Who will seed organic India?

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Who will seed organic India?

Saturday, 15 February 2020 | Indra Shekhar Singh

Indian food exports to the EU and the USA are rejected due to toxic residues found even in certified organic produce. This can only be corrected once the whole organic supply chain, seed to produce, is developed and there are no gaps in between

The Union Budget 2020 on agriculture sends one very clear message: The Modi Government is committed to sustainable agriculture. Through poetry, Finance Minister Nirmala Sitharaman spelled out a plan to increase the area under organic farming to four lakh hectares by 2020-21.  Under the Green revolution budget, the Paramparagat Krishi Vikas Yojana (CSS) has been allotted Rs 500 crore for increased coverage of the area under organic certification and additionally has got 0.51 lakh hectares (Ha) for organic certification.

In total, the Government has given Rs 687.5 crore through three schemes to promote agro-ecological farming in the country. Not only would this increase the production of more organic food for local consumption and exports but it would also ensure that India strides towards sustainability and climate mitigation.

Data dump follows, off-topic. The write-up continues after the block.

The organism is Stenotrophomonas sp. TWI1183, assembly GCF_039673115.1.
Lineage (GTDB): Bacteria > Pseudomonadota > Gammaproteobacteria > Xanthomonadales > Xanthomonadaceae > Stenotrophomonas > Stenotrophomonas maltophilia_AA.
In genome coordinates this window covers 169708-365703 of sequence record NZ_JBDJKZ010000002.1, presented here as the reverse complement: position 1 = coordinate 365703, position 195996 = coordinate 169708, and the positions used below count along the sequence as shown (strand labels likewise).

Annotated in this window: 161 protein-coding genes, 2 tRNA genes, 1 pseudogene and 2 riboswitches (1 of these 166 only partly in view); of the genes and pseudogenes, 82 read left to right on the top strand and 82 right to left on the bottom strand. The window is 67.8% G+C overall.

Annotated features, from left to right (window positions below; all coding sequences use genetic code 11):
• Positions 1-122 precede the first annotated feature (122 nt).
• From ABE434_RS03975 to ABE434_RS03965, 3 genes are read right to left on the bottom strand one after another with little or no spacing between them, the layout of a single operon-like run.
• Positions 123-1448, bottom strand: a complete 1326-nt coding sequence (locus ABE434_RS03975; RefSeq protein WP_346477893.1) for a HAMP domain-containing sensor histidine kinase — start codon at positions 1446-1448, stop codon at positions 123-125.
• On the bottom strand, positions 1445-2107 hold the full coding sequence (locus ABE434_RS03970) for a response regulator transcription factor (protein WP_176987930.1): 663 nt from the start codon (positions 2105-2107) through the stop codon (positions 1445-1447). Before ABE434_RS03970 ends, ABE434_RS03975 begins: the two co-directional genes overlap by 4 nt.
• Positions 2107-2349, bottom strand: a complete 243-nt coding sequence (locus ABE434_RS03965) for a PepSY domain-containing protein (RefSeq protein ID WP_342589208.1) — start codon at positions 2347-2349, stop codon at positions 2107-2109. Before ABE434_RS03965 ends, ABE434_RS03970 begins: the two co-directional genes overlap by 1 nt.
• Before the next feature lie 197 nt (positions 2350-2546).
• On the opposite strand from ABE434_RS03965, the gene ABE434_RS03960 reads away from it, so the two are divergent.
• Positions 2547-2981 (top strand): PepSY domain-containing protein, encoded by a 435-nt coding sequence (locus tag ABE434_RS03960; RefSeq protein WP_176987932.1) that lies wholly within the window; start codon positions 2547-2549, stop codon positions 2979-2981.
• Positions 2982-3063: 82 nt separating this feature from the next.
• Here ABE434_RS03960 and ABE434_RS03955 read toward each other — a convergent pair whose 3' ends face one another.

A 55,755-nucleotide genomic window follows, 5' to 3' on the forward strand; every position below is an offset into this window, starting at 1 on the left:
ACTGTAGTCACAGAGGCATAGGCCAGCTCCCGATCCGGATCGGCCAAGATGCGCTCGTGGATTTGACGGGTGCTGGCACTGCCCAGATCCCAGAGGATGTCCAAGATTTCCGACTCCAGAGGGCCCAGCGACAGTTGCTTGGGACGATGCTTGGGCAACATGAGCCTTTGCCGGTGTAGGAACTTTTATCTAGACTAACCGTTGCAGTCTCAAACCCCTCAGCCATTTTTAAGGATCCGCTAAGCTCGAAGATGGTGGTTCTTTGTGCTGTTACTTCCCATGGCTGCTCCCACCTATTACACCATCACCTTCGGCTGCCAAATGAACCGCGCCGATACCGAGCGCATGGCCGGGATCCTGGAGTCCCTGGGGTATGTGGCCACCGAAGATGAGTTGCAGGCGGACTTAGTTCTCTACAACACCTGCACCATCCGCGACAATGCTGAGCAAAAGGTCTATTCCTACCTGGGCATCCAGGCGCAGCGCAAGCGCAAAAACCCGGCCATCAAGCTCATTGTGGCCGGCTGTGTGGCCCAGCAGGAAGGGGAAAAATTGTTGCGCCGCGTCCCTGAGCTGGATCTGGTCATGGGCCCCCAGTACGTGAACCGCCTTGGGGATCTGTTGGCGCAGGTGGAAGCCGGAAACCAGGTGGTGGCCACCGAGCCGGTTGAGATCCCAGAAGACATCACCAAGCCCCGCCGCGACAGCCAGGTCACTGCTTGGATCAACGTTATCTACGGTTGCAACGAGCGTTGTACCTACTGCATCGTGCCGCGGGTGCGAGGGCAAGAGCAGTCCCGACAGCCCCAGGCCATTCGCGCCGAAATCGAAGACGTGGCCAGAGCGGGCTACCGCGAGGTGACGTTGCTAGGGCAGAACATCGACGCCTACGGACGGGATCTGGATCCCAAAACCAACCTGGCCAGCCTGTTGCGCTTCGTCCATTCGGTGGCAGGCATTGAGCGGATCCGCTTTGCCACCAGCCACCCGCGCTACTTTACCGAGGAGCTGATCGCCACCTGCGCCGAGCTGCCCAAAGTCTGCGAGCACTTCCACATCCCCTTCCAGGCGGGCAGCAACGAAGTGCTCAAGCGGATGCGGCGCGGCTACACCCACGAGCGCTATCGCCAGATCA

On the export front, the Agricultural and Processed Food Products Export Development Authority (APEDA) approximated Indian organic exports at Rs 5,151 crore in 2018-19, a 49 per cent jump from 2017-19.

Other commendable steps announced by the Finance Minister to ensure that agro-ecological practices return to Indian farms were the creation of an online portal on jaivik kheti to bolster the organic market and the village storage scheme to empower Dhaanya Lakshmi. All these steps are consistent with Piyush Goyal’s Budget Speech of 2019, which made organic food production the eighth dimension of the Modi Government’s vision for 2030.

The current Budget is also in line with the BJP’s manifesto promise and comes as a relief to millions of sententious environmentally-conscious consumers and swadeshi supporters alike.